Asset protection laws are problematic in Florida but the weaknesses likely do not apply to non-residents with no financial interests in Florida.
Nevada is a bit of a wild child. It has fought a lot with the IRS and many politicians have argued over the legality of collecting federal tax. It and Texas are the only states which do not have an information sharing agreement with the IRS.
Nevada corporations are nigh-on impenetrable. While US government can drop a message to essentially any foreign jurisdiction to get information about members of secretive IBCs, it cannot and does not get anything from Nevada.
Sounds great, right? Yes and no. As long as the company only trades in Nevada or outside of the US, privacy is assured. It does have some reputational disadvantages, though, should you trade within the US outside of Nevada. And just to be clear, the lack of information sharing does not preclude you from having to file for taxes.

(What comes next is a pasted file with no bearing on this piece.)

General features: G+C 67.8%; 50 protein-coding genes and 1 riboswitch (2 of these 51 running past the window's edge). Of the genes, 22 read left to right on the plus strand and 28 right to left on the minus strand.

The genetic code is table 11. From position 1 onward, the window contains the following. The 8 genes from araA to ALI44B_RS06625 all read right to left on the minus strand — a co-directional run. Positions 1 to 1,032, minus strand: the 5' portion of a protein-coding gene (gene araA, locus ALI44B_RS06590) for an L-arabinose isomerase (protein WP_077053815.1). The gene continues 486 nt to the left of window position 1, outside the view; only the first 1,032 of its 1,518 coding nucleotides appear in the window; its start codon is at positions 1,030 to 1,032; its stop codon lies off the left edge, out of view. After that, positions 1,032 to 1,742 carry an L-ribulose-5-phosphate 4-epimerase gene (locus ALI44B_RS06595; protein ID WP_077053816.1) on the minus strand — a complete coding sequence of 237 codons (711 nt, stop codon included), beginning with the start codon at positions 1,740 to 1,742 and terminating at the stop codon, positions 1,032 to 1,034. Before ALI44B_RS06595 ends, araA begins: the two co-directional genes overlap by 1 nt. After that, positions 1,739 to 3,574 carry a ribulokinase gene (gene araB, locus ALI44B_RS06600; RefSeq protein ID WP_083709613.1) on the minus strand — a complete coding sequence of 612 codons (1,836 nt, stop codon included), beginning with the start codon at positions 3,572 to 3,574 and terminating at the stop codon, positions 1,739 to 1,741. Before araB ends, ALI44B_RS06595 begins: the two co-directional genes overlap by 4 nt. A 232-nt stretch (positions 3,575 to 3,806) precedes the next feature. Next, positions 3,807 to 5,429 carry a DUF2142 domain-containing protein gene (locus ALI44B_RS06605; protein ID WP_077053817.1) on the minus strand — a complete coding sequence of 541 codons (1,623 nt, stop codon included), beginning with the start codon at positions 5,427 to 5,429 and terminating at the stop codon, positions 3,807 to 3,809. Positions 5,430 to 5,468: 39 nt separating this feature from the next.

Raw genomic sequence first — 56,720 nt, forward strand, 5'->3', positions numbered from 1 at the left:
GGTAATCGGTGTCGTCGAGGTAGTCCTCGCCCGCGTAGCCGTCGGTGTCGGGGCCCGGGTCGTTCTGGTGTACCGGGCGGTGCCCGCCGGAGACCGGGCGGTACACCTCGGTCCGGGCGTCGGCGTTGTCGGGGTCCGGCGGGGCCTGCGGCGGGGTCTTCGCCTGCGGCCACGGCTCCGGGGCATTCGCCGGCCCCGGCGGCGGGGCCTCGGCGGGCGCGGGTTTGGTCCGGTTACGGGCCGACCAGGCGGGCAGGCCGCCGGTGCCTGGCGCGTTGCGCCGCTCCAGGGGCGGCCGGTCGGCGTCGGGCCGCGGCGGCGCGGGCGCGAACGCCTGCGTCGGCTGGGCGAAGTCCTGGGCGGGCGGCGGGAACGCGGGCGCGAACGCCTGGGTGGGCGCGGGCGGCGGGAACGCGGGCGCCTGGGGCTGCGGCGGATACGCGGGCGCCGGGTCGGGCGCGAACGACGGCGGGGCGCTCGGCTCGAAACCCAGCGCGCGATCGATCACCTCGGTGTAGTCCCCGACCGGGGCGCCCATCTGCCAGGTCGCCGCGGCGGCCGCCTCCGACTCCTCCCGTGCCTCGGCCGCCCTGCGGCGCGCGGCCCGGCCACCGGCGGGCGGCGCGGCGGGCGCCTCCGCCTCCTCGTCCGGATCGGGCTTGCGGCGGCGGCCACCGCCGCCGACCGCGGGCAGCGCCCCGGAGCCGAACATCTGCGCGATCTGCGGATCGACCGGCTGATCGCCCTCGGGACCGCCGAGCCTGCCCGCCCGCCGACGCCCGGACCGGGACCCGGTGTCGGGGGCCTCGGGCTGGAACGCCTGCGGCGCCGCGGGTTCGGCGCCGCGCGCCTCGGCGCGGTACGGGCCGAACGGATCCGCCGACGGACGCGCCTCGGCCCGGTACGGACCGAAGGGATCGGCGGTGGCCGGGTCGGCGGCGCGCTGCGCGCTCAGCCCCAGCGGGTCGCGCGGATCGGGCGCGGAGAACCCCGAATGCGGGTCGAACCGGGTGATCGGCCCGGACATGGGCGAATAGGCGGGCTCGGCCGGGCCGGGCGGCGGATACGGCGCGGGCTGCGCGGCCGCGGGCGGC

Nevada came very close to enacting a corporate tax law not too long ago but instead ended up enacting a commerce tax. This has worried some who fear that a corporate tax may come sooner rather than later.
New Mexico does not require annual filings, which almost makes a New Mexico LLC about as secretive as an IBC from any of the sketchiest IBC jurisdictions, but without all the reputation baggage. Low costs.
Oklahoma is in the same boat as New Mexico but costs are bit higher. Record keeping requirements are very lax and failure to keep records is very lightly, if at all, punished.
There isn’t a lot to say about Oregon. It’s a rather easy-going, business-friendly state. As with many other states, the limitation of liability is not set aside if an LLC fails to perform certain duties often associated with a corporation, such as detailed record keeping and board (managers) meeting.
South Dakota is more known for its ironclad trusts (more on those later), but sees some usage for incorporations.
Texas, like Nevada, does not share information with the IRS. However, it levies a franchise tax on LLCs (as well as corporations) of 0.25% of taxable capital.
Wyoming is the birthplace of LLC. However, that doesn’t in and of itself give Wyoming an advantage. The advantages Wyoming offers is its very low cost, low tax, and the quite possibly strongest asset protection laws of all LLC jurisdictions.